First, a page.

Law Quadrangle (formerly Law Quad Notes)


Based on a section of a paper on crime statistics delivered at the University of Oklahoma, January 21, 1971.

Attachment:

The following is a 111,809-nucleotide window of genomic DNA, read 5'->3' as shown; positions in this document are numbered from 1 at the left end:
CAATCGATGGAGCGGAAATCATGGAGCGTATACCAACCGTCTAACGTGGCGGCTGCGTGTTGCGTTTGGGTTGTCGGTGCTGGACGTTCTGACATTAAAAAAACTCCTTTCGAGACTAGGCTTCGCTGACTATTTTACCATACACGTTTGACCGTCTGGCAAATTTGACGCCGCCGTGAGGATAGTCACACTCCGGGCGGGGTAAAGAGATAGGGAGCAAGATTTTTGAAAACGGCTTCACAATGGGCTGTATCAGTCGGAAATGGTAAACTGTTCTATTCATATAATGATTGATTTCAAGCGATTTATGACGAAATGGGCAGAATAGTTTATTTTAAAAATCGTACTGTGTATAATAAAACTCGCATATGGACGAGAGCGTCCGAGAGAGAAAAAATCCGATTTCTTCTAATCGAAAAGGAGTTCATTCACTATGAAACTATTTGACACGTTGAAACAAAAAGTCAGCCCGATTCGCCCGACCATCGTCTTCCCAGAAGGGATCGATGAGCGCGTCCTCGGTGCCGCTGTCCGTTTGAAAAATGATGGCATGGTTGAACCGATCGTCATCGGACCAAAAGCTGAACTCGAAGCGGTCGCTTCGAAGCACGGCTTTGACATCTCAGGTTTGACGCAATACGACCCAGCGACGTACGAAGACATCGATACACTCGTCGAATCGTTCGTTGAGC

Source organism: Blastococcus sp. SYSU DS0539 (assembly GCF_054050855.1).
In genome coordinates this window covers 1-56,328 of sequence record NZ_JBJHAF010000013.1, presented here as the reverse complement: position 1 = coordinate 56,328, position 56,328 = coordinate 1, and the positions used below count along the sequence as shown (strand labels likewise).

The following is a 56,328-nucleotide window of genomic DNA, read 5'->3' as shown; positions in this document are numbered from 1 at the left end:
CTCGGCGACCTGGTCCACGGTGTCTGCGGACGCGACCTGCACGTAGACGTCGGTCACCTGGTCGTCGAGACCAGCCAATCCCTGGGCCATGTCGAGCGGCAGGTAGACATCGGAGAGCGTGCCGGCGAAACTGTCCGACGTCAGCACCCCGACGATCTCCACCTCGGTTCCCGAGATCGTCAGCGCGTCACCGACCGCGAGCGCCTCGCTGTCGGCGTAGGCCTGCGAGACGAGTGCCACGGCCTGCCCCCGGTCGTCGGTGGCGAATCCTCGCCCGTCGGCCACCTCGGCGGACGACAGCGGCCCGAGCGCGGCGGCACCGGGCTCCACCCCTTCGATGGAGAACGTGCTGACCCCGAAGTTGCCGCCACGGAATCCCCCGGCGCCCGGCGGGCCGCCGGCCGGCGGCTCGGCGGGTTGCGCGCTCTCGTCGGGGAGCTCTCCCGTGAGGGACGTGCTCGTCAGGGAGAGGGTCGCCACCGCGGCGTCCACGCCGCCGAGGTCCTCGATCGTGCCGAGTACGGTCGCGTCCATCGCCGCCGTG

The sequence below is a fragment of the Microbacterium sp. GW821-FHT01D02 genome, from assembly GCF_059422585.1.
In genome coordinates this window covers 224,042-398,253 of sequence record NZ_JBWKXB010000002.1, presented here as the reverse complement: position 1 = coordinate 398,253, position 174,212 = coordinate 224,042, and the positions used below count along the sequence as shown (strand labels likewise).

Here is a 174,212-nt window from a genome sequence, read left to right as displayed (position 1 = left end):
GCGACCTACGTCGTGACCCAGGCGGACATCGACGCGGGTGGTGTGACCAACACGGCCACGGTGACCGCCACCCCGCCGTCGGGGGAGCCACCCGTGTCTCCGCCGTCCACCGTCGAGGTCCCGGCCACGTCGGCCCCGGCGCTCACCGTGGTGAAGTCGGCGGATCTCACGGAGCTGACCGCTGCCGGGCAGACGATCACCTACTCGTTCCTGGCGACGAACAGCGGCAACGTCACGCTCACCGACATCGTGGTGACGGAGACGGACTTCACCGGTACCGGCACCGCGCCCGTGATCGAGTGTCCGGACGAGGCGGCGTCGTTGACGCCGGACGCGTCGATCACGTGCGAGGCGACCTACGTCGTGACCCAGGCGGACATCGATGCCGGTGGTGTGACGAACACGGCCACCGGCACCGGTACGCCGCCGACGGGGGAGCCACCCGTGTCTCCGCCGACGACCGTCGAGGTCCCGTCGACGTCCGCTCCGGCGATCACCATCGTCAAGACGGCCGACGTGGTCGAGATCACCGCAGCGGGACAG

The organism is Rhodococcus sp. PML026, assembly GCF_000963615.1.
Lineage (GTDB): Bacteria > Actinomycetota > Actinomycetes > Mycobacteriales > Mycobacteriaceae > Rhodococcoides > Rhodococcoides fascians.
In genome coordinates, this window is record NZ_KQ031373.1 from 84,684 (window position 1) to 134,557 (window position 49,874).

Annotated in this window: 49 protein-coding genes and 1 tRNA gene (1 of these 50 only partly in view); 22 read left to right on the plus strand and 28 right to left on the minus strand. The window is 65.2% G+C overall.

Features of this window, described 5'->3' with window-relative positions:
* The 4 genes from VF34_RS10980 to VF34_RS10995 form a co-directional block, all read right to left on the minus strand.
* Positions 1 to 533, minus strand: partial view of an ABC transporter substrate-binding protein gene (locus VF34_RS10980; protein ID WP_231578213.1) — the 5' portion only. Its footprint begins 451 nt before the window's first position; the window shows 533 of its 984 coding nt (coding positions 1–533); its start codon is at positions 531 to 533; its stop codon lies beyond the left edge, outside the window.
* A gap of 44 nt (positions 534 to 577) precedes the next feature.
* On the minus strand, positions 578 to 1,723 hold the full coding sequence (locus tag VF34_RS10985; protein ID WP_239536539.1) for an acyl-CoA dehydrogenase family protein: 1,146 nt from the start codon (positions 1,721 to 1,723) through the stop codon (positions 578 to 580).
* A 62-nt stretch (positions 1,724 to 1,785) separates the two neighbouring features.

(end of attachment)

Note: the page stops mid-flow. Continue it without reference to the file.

"With 87 out of every 100 offenders in our country going free and escaping any punishment," wailed Senator Ernest Hollings during the Congressional debates on the Crime Control Act of 1968, "the criminal knows there is very little bite to I the law today. No longer can it be said that crime does not pay when there is now only a 13 per cent chance that an offender will be caught and punished and the criminal knows this. There is no questioning the fact that the recent decisions of the Supreme Court have contributed greatly to this problem." Senator John McClellan similarly lamented the low "conviction rate." After describing "the kind of men" the courts are turning loose, he protested: "No wonder the criminal feels he can go out and violate the law, because he knows that he can get away with it." And in his May 1968 position paper on crime Toward Freedom from Fear (using figures which varied from Senator Hollings' by one percentage point), Presidential Candidate Richard Nixon warned: "Only one of eight major crimes committed now results in arrest, prosecution, conviction, and punishment- and a twelve per cent chance of punishment is not adequate to deter a man bent on a career in crime. Among the contributing factors to the small figure are the decisions of a majority of one of the United States Supreme Court."